What is Glaucoma?
What is Glaucoma?
Glaucoma is a disease characterized by increased pressure in the eyeball (intraocular pressure). Extra fluid buildup in the front of the eye is a common cause of this pressure increase. The built up intraocular pressure can cause damage to the optic nerve, affecting your vision. For people over 60 years old, Glaucoma is the leading cause of blindness.
How do you Get Glaucoma?
Aqueous humor, the fluid inside your eyes, typically drains out of your eyes through a specific channel. When that channel is blocked, it creates a build up of liquids and thus increased pressure in the eye. Often, the cause of this block is unknown. Other less common causes of Glaucoma include chemical injuries, severe infections, and blocked blood vessels.
Is Glaucoma Hereditary?
Glaucoma tends to run in families. In some cases, the increased pressure in the eye can be attributed to a person’s genes. It is possible for children to have glaucoma, though the disease mainly affects people over 40. Glaucoma developing in the first few years of life or present at birth could be caused by drainage blockage or an underlying condition.
What are the Different Forms of Glaucoma?
• Open-angle glaucoma is the most common form of glaucoma. The drainage angle formed by the iris and the cornea remains open while the channel becomes partially blocked. This pressure slowly damages this optic nerve, and you could lose vision before experiencing any noticeable warning signs.
• Angle-closure glaucoma is when the iris blocks or narrows the drainage angle formed by the iris and the cornea. When this occurs suddenly, it is known as angle-closure acute glaucoma and it is a medical emergency.
• Normal tension glaucoma occurs when your eye pressure remains the same while damage occurs to the optic nerve. The exact cause of this is unknown.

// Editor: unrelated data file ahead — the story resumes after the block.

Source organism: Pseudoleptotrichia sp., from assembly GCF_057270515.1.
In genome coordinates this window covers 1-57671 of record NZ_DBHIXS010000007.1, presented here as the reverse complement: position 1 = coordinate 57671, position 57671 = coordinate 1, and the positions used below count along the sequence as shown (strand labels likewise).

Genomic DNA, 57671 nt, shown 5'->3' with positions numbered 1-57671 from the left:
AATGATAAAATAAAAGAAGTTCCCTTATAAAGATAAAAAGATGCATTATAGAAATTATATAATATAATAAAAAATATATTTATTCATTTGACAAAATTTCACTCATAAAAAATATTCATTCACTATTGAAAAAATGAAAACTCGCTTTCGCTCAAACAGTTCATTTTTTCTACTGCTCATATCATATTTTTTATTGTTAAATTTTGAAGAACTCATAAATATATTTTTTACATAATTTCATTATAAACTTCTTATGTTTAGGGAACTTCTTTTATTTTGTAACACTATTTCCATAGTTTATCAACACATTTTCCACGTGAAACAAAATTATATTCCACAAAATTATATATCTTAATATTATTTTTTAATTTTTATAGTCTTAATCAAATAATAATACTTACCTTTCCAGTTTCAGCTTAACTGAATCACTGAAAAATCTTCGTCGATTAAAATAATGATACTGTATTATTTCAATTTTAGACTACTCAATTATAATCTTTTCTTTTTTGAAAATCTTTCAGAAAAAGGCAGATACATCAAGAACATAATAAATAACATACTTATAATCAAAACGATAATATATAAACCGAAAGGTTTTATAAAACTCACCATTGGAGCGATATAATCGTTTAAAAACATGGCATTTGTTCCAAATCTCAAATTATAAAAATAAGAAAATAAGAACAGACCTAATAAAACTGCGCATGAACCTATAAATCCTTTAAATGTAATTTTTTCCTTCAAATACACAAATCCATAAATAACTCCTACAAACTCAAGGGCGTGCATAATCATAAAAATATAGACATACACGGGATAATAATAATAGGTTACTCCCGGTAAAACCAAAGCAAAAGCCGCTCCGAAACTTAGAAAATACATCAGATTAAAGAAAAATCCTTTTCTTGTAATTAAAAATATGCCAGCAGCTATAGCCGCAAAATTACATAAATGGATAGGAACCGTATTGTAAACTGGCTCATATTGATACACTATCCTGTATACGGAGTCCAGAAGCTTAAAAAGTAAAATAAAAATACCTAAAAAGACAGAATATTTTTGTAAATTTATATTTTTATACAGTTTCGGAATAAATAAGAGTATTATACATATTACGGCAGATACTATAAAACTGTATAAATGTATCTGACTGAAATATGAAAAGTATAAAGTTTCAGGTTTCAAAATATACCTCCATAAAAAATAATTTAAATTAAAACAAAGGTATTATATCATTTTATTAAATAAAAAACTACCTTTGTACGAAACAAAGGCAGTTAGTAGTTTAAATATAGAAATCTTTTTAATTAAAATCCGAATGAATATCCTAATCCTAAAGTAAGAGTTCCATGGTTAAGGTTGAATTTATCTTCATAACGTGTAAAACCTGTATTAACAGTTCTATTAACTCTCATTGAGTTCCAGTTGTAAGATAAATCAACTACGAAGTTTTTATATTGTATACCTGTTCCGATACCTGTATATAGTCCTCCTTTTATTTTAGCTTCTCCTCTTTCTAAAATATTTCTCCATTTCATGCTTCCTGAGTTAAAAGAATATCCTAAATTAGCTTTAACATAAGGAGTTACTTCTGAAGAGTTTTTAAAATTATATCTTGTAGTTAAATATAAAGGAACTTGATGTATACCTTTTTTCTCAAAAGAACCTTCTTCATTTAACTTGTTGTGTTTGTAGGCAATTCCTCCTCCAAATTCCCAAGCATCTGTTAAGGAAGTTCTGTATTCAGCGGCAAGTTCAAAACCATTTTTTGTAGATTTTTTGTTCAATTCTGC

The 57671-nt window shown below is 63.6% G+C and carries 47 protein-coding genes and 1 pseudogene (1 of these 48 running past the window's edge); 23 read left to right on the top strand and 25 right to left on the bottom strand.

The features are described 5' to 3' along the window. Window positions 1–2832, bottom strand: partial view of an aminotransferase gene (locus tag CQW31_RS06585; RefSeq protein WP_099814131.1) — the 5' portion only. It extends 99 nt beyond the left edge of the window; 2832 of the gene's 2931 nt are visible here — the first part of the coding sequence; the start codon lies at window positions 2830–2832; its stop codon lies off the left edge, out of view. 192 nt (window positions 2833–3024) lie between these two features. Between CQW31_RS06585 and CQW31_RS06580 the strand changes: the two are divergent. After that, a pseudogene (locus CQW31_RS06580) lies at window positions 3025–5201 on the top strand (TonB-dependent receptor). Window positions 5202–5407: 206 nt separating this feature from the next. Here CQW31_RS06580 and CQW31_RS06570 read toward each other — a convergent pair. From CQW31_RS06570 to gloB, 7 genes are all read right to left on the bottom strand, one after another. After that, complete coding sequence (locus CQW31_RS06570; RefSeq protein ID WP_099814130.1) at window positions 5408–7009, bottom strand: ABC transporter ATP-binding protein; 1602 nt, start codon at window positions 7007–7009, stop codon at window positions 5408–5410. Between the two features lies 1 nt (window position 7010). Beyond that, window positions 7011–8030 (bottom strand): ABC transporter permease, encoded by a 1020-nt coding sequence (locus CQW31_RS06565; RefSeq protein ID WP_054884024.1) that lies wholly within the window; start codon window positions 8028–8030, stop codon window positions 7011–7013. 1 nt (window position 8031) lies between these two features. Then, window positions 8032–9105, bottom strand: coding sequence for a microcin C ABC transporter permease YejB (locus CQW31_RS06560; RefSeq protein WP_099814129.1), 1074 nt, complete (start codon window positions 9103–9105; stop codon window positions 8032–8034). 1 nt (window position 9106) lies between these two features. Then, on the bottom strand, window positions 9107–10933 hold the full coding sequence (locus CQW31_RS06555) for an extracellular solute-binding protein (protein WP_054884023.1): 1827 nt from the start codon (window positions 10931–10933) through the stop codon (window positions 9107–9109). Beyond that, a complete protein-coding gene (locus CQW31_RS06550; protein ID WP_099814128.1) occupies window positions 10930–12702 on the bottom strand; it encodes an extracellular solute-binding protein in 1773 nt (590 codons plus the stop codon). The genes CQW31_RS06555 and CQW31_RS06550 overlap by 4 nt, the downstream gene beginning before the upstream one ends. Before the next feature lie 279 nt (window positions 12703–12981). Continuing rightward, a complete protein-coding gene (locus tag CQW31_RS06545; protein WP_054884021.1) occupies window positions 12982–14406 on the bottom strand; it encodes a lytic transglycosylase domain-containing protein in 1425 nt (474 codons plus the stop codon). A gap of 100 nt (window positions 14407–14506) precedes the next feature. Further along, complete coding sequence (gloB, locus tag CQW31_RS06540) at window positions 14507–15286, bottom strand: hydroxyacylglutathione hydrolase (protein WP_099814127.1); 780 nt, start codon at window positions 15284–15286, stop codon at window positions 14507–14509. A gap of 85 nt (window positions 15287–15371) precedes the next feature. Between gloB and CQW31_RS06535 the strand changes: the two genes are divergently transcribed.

• Pigmentary glaucoma happens when pigment granules from your iris build up in the drainage channels, blocking fluid.
What are the Symptoms of Glaucoma?
How to Prevent Glaucoma?
It is important to detect glaucoma early on and that’s why you should have a glaucoma test at least every two to four years if over the age of 40 and every one to two years if you’re over 65. Knowing your family’s health history is another preventative step when it comes to Glaucoma, as it can be hereditary. Eye injuries can lead to glaucoma, so make sure you always have the right eye protection. Sports glasses and safety goggles are especially important to reduce the risk of eye injuries.
How to Treat Glaucoma?
Damage caused by glaucoma can not be reversed, and that’s why it is important to catch this disease in its early stages. However, treatments can help slow or prevent further vision loss once it has started. Treatments involve decreasing your eyeball pressure by using prescription eye drops, oral medications, laser treatments, surgery, or a combination of these treatment options.
Read here to learn about ocular hypertension, another risk factor for glaucoma.